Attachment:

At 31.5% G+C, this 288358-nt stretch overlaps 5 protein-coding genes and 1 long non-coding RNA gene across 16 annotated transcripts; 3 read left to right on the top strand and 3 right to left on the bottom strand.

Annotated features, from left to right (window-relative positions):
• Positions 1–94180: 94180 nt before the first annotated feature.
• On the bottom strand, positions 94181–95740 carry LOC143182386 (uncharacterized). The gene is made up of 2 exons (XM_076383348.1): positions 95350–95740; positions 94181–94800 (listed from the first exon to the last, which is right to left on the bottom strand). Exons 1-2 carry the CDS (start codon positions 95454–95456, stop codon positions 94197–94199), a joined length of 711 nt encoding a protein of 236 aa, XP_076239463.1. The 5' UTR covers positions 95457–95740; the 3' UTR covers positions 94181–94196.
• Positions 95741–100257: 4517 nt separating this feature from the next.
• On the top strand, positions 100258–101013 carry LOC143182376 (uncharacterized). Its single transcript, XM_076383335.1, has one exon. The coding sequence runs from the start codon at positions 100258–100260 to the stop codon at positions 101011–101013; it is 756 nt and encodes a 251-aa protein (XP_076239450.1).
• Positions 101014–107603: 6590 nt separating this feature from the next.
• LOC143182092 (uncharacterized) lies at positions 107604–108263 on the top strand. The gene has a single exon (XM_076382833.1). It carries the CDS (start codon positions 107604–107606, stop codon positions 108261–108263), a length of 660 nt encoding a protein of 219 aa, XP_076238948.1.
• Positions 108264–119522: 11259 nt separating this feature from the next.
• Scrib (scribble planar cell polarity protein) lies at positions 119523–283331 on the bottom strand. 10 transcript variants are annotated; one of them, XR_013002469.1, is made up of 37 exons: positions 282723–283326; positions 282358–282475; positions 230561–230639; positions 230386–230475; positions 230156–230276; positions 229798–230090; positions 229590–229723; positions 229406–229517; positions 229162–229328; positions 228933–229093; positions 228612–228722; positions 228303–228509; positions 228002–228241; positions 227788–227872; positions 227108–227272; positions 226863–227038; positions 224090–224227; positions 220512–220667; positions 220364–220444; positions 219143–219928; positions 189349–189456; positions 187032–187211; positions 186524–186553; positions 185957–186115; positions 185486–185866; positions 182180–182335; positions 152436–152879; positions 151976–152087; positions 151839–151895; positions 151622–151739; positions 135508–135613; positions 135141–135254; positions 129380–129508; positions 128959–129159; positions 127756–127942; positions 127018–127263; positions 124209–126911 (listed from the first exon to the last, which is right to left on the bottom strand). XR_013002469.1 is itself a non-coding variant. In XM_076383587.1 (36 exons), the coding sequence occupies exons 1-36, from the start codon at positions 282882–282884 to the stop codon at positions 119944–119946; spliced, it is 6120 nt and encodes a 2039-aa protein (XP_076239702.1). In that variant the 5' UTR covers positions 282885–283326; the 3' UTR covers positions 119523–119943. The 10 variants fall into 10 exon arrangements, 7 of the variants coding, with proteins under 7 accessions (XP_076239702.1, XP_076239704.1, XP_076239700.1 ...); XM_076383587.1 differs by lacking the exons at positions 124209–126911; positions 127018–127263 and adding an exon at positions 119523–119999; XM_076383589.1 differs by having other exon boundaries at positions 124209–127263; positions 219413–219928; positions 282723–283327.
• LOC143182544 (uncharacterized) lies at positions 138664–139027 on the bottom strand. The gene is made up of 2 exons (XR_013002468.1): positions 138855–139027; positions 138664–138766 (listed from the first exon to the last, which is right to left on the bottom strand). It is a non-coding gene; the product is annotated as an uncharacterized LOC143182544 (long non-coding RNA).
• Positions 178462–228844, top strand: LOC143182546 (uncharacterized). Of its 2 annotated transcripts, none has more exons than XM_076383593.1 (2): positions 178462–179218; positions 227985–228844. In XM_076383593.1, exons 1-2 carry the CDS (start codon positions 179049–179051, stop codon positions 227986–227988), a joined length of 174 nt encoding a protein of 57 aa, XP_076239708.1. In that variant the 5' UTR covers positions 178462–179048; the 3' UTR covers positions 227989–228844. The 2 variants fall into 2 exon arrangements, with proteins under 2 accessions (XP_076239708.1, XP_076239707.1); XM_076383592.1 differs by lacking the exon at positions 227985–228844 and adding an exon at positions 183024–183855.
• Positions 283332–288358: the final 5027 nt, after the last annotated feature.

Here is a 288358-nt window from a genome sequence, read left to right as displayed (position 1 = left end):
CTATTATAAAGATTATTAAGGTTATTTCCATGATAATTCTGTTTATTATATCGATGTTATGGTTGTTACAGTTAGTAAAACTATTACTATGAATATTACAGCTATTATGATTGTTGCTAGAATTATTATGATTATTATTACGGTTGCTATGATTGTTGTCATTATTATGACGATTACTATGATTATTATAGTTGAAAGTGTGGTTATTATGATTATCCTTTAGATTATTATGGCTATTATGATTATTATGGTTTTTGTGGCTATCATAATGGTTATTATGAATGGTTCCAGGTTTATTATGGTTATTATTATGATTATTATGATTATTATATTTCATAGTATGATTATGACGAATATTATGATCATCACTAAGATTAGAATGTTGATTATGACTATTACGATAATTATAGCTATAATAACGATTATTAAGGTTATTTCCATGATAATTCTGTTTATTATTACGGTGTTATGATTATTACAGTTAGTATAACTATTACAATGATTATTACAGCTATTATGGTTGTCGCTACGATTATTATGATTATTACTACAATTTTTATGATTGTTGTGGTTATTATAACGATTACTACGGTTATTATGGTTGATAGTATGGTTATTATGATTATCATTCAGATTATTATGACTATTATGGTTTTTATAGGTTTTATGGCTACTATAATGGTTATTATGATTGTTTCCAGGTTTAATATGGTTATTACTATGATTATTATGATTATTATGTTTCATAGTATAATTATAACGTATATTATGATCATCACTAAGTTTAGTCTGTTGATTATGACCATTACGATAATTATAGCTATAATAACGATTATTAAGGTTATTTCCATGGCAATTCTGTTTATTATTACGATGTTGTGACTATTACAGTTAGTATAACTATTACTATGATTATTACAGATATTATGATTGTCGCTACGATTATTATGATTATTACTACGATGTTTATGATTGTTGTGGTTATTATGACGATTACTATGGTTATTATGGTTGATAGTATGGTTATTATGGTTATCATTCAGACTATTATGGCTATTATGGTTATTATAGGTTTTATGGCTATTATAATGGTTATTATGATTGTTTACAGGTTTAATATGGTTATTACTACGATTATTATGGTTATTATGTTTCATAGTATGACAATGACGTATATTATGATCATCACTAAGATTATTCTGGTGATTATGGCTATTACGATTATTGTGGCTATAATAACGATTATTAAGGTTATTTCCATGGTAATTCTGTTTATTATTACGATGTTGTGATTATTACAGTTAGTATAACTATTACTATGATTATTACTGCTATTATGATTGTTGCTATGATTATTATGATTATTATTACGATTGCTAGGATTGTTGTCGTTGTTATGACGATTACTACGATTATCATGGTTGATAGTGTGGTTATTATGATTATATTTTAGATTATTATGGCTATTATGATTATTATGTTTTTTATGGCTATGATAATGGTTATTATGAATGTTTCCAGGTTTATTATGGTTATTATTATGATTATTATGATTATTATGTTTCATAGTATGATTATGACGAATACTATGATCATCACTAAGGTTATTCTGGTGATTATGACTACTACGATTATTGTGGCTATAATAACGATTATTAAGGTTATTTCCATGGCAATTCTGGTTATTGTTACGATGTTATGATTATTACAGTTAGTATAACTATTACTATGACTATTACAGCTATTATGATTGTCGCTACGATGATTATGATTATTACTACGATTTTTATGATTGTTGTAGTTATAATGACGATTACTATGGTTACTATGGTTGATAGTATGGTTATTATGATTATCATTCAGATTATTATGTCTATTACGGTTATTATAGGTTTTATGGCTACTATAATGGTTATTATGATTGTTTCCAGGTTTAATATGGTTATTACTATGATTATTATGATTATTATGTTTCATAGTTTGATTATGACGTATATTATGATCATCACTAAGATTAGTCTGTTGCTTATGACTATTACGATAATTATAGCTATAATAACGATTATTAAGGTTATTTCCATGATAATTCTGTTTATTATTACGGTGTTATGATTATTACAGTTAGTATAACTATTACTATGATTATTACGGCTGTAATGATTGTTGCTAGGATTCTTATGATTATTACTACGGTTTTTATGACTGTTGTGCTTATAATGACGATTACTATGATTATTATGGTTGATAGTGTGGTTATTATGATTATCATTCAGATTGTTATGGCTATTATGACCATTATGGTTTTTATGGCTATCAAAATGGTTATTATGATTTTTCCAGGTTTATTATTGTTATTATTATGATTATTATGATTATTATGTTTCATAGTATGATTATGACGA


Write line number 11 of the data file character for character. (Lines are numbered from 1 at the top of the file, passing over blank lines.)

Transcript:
• LOC143182544 (uncharacterized) lies at positions 138664–139027 on the bottom strand. The gene is made up of 2 exons (XR_013002468.1): positions 138855–139027; positions 138664–138766 (listed from the first exon to the last, which is right to left on the bottom strand). It is a non-coding gene; the product is annotated as an uncharacterized LOC143182544 (long non-coding RNA).